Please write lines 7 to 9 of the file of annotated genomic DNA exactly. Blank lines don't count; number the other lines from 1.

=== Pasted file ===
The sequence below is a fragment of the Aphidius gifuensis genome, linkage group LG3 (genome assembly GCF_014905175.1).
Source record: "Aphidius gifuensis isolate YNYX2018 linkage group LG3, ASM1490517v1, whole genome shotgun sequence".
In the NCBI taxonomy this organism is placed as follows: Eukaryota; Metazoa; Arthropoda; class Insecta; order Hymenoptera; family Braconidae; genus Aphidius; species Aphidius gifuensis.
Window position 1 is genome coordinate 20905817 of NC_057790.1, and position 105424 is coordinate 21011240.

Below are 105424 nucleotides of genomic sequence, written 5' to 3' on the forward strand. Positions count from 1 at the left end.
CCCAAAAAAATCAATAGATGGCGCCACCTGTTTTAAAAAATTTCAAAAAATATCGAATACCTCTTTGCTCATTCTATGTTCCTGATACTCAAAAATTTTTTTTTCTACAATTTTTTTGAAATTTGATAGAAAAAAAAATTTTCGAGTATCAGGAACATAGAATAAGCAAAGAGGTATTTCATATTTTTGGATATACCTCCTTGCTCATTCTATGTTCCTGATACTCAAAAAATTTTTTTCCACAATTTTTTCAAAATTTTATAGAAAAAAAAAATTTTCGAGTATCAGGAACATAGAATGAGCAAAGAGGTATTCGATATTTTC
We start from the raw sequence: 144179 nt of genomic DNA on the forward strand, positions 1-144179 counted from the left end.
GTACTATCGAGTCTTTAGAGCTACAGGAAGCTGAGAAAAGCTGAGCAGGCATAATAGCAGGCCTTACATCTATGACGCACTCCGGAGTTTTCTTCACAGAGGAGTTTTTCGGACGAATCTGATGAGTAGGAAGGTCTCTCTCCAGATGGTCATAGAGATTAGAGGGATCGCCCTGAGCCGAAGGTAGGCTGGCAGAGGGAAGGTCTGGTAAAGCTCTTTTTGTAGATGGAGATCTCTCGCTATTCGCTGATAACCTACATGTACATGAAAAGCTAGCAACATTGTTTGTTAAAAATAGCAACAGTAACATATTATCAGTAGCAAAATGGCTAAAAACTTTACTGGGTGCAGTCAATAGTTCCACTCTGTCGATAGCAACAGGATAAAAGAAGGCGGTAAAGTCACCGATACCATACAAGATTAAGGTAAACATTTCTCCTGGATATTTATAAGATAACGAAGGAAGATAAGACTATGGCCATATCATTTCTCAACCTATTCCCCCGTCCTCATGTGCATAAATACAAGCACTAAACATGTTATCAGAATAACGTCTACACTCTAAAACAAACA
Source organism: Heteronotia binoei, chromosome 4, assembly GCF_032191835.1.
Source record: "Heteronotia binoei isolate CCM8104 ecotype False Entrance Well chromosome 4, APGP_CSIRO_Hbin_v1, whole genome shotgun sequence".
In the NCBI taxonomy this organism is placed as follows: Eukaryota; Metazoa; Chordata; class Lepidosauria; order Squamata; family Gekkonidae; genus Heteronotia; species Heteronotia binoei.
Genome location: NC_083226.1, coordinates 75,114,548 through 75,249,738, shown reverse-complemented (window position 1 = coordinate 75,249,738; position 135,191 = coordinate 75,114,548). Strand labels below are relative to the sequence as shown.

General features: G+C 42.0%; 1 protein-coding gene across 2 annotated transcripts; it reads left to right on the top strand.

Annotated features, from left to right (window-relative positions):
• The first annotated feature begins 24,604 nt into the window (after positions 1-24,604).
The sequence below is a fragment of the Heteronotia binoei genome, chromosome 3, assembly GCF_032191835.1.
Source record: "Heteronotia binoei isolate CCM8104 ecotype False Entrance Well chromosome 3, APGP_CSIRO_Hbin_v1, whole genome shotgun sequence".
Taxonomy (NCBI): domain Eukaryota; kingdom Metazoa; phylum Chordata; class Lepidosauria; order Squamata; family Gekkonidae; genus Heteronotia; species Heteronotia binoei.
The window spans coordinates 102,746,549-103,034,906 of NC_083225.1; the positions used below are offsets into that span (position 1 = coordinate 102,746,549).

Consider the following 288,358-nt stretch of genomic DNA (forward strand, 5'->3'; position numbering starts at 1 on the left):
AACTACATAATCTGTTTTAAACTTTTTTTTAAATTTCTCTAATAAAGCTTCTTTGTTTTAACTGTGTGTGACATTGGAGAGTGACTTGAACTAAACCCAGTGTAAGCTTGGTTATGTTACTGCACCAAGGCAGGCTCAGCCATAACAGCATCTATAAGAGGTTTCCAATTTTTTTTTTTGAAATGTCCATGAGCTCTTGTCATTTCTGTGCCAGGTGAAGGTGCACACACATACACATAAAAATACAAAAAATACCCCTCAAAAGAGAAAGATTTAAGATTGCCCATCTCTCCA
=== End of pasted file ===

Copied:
We start from the raw sequence: 144179 nt of genomic DNA on the forward strand, positions 1-144179 counted from the left end.
GTACTATCGAGTCTTTAGAGCTACAGGAAGCTGAGAAAAGCTGAGCAGGCATAATAGCAGGCCTTACATCTATGACGCACTCCGGAGTTTTCTTCACAGAGGAGTTTTTCGGACGAATCTGATGAGTAGGAAGGTCTCTCTCCAGATGGTCATAGAGATTAGAGGGATCGCCCTGAGCCGAAGGTAGGCTGGCAGAGGGAAGGTCTGGTAAAGCTCTTTTTGTAGATGGAGATCTCTCGCTATTCGCTGATAACCTACATGTACATGAAAAGCTAGCAACATTGTTTGTTAAAAATAGCAACAGTAACATATTATCAGTAGCAAAATGGCTAAAAACTTTACTGGGTGCAGTCAATAGTTCCACTCTGTCGATAGCAACAGGATAAAAGAAGGCGGTAAAGTCACCGATACCATACAAGATTAAGGTAAACATTTCTCCTGGATATTTATAAGATAACGAAGGAAGATAAGACTATGGCCATATCATTTCTCAACCTATTCCCCCGTCCTCATGTGCATAAATACAAGCACTAAACATGTTATCAGAATAACGTCTACACTCTAAAACAAACA
Source organism: Heteronotia binoei, chromosome 4, assembly GCF_032191835.1.